Since this post is my first, and I’ve got a backlog of news, let me dive in. In no particular order:

1) After a long wait, Cow (Greystone Books), written by Florian Werner and translated from German by Doris Ecker, has finally been released. A million thanks to the amazing Temple Grandin for providing the foreword to this cultural history of the cow.

A massive part of my work on that book involved picture research—seeking out public-domain images whenever possible, tracking down image copyright holders, negotiating permission fees, and the like. At the September EAC meeting, I was lucky enough to win a free EAC seminar and am looking forward to the April 12 Picture Research seminar by Mary Rose MacLachlan and Derek Capitaine (MRM Associates).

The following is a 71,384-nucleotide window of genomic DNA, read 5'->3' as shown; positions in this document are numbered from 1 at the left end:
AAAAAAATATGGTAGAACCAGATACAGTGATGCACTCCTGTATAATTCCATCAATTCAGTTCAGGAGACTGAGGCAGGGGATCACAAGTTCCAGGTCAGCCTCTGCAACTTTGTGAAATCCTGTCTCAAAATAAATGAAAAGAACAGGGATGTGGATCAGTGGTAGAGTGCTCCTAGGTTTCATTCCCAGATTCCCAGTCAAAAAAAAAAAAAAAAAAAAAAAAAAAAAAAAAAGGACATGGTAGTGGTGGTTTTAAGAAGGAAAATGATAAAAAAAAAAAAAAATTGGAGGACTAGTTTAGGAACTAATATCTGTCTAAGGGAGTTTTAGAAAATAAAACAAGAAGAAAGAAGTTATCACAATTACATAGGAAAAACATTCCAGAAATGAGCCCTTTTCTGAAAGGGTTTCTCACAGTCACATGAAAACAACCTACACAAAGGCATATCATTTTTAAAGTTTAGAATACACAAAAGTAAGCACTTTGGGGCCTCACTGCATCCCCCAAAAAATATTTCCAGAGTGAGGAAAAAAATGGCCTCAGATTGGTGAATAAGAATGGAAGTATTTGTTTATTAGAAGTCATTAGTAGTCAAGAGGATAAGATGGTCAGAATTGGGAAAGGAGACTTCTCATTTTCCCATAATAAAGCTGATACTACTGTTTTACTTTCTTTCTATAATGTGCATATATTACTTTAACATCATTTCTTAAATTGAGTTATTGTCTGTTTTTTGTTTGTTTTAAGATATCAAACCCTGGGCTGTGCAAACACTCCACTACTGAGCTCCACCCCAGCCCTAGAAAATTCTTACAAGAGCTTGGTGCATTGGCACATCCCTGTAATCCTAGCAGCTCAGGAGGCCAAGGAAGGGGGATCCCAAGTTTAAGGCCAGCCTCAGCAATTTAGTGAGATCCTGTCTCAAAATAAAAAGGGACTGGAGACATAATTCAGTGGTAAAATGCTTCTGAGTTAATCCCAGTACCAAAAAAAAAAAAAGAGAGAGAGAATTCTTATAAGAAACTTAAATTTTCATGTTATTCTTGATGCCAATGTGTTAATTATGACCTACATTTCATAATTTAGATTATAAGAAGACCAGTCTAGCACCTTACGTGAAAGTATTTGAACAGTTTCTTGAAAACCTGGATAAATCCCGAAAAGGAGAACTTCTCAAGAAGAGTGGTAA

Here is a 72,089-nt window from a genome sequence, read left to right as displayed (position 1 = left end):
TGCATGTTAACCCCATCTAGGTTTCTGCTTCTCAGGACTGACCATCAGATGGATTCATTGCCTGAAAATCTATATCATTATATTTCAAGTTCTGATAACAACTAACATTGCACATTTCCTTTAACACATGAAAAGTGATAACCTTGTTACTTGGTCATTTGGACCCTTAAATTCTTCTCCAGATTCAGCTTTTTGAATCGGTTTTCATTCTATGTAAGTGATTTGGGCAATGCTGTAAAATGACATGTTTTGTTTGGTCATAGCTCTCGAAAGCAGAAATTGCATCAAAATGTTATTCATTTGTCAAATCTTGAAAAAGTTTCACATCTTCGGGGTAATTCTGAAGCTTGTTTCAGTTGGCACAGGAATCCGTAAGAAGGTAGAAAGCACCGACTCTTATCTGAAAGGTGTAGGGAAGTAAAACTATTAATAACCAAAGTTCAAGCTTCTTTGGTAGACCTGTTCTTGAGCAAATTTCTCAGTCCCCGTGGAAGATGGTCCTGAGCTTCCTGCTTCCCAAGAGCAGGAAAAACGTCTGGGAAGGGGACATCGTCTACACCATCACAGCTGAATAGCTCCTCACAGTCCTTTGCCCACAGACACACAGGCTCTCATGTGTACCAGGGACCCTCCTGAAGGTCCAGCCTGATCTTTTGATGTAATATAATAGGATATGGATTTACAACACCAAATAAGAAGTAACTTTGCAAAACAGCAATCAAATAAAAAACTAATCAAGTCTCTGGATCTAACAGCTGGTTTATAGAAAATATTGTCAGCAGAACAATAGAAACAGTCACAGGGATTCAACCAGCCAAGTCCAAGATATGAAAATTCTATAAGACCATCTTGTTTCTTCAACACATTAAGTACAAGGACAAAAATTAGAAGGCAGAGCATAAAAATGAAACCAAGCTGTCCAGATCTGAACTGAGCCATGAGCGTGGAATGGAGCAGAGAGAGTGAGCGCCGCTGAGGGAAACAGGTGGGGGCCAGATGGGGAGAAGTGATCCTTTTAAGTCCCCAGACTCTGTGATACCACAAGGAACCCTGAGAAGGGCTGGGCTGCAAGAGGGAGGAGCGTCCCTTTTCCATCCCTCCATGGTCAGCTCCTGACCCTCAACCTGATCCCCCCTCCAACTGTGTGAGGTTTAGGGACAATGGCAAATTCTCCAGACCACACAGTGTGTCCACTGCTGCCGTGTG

2) D&M Publishers celebrated its fortieth anniversary with a party at the Vancouver International Writers Festival. In addition to seeing my old D&M colleagues, I got caught up with Jesse Marchand and Michelle Furbacher from Whitecap Books (friends from my old Ubyssey days!); Megan Brand of UBC Press; Ann-Marie Metten of Talonbooks; and fabulous freelancers Grace Yaginuma, Lara Kordic, and Stephanie MacDonald.

3) I’m excited to attend an advance screening on November 2 of a Fred Herzog documentary for the Knowledge Network, which will also be the launch of Fred Herzog: Photographs, an incredible privilege to work on. I’ll post the air dates of the documentary when I find out what they are.

4) This snort-inducing article about Mary Walsh as Marg Delahunty intimidating Toronto Mayor Rob Ford into calling 911 reminded me of the actress’s contribution to Shari Graydon’s terrific collection, I Feel Great about My Hands—a celebration of the unexpected benefits of aging. To keep up with Shari, read her blog here.